Shortly after the data breach their CISO (the person responsible for the company’s IT security) openly came forward. On the company’s website, he explained what the company had discovered, what steps they were taking to correct the problem and how they protected the users’ data in general. Likewise, he gave the users good instructions on what measures they could take to protect themselves.

And this is where MyHeritage took a crucial step towards rebuilding confidence; in issuing a “Holding Statement”.

A Holding Statement is the very first announcement declared by a company in a crisis. The purpose is twofold:

  1. To re-establish trust between company and the outside world.
  2. To take control of the story so it is the company, and not the media or the social media shitstorm, that decides the agenda going forward.

Companies that have been in the middle of a social media shitstorm or the centre of attention in the media know how difficult it is (if not to say impossible) to break the boundaries of a very narrow and unvaried interpretation of reality, once others get to define it.

How to take the first steps forwards crisis management

To get ahead of any media agenda or shitstorm, it’s important that you make sure the ball is on your side of the court. This is exactly what a Holding Statement does, if it is published quickly, preferably within one hour.

A Holding Statement is short and exact, and it contains:

  • The most important facts – answers to what happened, when it happened, what are the company doing now and how they will improve in the future.
  • What is the next step?
  • Timeline – when and how will we give the next update.

And then it’s important to show empathy. If the news is already public and people are angry or afraid, it is important that you address these feelings. If people are scared, you must calm them. If people are angry, you must show that you understand. It’s important that you show that you will help them as much as possible.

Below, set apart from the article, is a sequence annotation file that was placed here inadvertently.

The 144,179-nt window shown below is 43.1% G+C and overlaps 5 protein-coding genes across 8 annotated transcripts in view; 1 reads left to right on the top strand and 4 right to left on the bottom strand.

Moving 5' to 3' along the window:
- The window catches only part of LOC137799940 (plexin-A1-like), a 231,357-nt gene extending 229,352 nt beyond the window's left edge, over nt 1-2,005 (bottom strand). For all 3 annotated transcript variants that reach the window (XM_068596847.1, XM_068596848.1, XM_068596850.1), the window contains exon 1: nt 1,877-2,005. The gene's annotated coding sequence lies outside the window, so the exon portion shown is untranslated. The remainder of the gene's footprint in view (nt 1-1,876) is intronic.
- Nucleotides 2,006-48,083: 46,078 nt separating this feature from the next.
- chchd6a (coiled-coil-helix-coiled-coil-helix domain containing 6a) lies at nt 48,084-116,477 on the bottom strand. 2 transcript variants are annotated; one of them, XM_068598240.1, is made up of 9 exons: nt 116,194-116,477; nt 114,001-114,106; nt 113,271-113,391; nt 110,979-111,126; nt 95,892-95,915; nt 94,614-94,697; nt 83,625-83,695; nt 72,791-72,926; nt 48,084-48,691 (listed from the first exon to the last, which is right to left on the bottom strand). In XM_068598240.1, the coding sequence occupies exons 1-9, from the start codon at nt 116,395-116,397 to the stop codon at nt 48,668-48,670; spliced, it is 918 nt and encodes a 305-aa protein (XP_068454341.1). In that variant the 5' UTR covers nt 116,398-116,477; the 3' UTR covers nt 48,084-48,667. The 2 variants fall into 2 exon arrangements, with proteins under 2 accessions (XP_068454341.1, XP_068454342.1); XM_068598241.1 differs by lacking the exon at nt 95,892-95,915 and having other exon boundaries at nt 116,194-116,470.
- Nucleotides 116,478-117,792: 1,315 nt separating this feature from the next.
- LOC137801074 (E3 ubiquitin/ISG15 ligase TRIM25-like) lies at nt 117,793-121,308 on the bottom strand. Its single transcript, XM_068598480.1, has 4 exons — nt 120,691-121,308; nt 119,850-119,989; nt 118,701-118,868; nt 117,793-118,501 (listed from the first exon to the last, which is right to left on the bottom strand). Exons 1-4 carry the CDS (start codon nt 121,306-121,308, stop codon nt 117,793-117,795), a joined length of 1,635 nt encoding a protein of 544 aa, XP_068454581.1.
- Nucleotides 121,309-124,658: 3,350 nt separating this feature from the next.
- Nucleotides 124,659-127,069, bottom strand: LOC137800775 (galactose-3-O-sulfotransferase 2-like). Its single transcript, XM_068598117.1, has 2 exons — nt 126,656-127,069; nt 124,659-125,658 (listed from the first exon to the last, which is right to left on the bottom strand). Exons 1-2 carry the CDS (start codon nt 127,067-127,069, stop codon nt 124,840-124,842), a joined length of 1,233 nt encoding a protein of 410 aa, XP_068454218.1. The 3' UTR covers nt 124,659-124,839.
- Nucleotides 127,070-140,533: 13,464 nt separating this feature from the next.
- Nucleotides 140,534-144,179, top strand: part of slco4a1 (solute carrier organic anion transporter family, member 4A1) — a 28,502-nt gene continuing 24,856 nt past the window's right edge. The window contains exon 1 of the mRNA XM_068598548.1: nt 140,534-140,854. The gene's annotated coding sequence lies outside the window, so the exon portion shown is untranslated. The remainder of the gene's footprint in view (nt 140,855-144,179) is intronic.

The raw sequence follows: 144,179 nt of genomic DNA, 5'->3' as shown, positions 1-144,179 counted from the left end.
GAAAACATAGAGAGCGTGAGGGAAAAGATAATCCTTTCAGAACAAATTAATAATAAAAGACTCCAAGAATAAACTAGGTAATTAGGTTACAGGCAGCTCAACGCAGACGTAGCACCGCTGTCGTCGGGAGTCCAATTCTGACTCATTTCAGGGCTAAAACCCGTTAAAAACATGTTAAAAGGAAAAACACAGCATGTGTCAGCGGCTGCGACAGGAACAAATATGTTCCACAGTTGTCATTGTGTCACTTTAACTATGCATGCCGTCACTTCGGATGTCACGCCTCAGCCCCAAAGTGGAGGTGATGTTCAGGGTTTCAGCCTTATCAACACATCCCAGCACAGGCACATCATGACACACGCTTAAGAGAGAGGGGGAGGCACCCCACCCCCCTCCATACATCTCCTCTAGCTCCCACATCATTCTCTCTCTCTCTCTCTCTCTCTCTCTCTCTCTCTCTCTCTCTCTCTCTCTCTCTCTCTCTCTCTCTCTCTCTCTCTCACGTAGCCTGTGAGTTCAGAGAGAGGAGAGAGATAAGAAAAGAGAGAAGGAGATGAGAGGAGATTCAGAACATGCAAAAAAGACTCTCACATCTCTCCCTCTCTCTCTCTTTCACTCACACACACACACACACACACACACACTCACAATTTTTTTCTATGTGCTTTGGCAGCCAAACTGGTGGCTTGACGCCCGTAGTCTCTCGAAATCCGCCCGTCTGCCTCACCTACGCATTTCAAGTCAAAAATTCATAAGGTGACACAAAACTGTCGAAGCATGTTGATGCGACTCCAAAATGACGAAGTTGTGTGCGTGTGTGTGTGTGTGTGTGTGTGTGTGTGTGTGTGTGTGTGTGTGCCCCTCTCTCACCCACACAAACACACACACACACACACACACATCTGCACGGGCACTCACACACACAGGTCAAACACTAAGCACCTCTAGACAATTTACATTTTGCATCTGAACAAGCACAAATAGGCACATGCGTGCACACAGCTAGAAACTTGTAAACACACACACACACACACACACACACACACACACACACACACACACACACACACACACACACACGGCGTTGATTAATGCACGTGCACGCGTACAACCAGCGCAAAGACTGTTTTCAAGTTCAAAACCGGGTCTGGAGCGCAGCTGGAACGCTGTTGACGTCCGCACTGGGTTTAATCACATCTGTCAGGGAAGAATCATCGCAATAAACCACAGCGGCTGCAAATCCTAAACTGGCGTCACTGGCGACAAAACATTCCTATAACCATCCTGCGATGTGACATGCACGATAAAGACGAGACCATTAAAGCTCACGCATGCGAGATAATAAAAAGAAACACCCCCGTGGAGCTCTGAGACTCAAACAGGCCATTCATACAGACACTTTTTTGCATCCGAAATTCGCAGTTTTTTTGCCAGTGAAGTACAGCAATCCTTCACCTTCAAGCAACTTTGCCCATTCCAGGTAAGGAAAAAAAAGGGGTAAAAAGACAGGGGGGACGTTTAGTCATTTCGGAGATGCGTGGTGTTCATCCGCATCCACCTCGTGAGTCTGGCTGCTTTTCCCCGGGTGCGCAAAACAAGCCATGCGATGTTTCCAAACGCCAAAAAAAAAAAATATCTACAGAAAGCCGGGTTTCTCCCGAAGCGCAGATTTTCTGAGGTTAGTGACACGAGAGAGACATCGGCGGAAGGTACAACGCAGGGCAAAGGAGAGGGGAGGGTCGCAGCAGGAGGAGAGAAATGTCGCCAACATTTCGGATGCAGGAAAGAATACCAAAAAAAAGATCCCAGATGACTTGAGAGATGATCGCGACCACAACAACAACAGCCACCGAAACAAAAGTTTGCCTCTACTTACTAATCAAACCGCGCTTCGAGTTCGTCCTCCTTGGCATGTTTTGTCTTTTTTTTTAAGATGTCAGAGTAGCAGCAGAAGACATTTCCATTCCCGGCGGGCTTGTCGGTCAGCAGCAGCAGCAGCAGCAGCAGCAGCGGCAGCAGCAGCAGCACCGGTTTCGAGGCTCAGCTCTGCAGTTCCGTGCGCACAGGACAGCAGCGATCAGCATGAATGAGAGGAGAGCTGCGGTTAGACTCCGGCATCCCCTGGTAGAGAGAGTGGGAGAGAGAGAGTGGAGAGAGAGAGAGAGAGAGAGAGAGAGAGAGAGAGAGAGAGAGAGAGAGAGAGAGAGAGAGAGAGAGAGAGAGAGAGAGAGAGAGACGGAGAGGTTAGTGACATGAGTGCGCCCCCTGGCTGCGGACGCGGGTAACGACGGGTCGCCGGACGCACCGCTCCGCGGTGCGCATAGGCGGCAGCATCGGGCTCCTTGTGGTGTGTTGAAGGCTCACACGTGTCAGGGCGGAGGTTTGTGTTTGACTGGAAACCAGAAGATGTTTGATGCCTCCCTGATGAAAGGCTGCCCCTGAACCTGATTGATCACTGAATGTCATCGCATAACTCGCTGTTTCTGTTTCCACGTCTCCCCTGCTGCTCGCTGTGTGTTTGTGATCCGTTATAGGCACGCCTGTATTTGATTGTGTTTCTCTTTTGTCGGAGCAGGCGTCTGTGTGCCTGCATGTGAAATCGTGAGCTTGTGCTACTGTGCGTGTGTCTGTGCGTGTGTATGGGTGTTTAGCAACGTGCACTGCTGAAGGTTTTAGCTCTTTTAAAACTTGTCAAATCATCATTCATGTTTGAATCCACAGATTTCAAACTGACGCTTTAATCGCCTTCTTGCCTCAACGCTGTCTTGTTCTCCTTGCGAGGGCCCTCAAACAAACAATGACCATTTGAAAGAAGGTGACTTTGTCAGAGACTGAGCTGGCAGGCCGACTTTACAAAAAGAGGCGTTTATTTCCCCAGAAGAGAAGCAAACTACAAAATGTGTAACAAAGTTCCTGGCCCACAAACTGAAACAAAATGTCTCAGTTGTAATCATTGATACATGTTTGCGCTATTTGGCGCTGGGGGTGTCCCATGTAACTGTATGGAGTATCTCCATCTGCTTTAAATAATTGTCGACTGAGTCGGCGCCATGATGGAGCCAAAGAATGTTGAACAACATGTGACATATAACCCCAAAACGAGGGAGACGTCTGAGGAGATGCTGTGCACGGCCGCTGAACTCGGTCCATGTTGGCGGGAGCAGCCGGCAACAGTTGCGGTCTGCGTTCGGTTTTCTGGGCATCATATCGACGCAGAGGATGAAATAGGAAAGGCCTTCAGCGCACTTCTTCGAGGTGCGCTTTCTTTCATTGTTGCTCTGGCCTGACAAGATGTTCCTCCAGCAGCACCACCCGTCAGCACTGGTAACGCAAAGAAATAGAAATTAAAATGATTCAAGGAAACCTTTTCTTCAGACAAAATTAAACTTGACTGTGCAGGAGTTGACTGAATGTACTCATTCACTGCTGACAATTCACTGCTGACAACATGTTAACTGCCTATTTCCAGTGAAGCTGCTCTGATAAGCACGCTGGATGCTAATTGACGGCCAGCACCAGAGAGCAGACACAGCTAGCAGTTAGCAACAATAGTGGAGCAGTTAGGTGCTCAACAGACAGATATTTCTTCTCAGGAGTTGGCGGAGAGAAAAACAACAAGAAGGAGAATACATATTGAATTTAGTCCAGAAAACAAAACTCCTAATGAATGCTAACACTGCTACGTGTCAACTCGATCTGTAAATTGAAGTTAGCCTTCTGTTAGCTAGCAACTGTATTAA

Yes, there are probably a lot of things you won’t know, and it is a very bad idea to start guessing. Instead, you should provide concrete answers to what you do know for sure and how you will find answers and solutions to the rest.

Of course, a Holding Statement is only the first phase of your crisis management. But it is important to take the right step towards the ongoing process of managing the situation.

The right step away from the public spotlight

MyHeritages’ user data is still at risk. But by acting quickly and with confidence, MyHeritage have helped their users regain control of their personal data by telling them to change their password, check for suspicious activity on their accounts, and most importantly, act with caution.

This would not have been possible if the cyberattack had been kept a secret.

The message is clear

In times like these, the wise company prepare for the day where they need to manage a data breach themselves.

In case of a data breach, you do not only have to meet the requirements of the authorities, you also need to focus on and provide proper information for your customers, users, the press, and not least, your own employees. If any other stakeholders are affected by the data breach, then they must be informed too.

It’s always better to share a data breach with the public – but do it the right way so you don’t end up with even more challenges.